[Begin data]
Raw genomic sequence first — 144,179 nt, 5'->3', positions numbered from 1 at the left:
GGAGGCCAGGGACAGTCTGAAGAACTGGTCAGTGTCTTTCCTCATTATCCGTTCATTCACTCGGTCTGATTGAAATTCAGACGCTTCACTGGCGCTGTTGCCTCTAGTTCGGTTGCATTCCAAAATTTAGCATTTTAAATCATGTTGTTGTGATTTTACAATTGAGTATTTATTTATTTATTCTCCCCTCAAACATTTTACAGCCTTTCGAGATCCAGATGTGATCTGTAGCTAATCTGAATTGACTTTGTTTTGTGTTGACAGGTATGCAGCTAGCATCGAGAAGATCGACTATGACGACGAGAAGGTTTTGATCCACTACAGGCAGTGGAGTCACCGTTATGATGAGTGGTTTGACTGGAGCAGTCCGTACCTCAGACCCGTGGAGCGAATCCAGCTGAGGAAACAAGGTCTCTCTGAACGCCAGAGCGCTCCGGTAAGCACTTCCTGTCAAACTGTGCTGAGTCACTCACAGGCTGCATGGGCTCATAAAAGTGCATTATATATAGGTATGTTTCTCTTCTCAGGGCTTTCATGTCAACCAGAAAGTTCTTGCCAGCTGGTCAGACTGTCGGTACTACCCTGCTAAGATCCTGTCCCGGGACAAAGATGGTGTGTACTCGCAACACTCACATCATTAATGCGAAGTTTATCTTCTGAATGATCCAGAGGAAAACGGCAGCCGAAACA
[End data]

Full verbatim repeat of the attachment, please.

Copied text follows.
Raw genomic sequence first — 144,179 nt, 5'->3', positions numbered from 1 at the left:
GGAGGCCAGGGACAGTCTGAAGAACTGGTCAGTGTCTTTCCTCATTATCCGTTCATTCACTCGGTCTGATTGAAATTCAGACGCTTCACTGGCGCTGTTGCCTCTAGTTCGGTTGCATTCCAAAATTTAGCATTTTAAATCATGTTGTTGTGATTTTACAATTGAGTATTTATTTATTTATTCTCCCCTCAAACATTTTACAGCCTTTCGAGATCCAGATGTGATCTGTAGCTAATCTGAATTGACTTTGTTTTGTGTTGACAGGTATGCAGCTAGCATCGAGAAGATCGACTATGACGACGAGAAGGTTTTGATCCACTACAGGCAGTGGAGTCACCGTTATGATGAGTGGTTTGACTGGAGCAGTCCGTACCTCAGACCCGTGGAGCGAATCCAGCTGAGGAAACAAGGTCTCTCTGAACGCCAGAGCGCTCCGGTAAGCACTTCCTGTCAAACTGTGCTGAGTCACTCACAGGCTGCATGGGCTCATAAAAGTGCATTATATATAGGTATGTTTCTCTTCTCAGGGCTTTCATGTCAACCAGAAAGTTCTTGCCAGCTGGTCAGACTGTCGGTACTACCCTGCTAAGATCCTGTCCCGGGACAAAGATGGTGTGTACTCGCAACACTCACATCATTAATGCGAAGTTTATCTTCTGAATGATCCAGAGGAAAACGGCAGCCGAAACA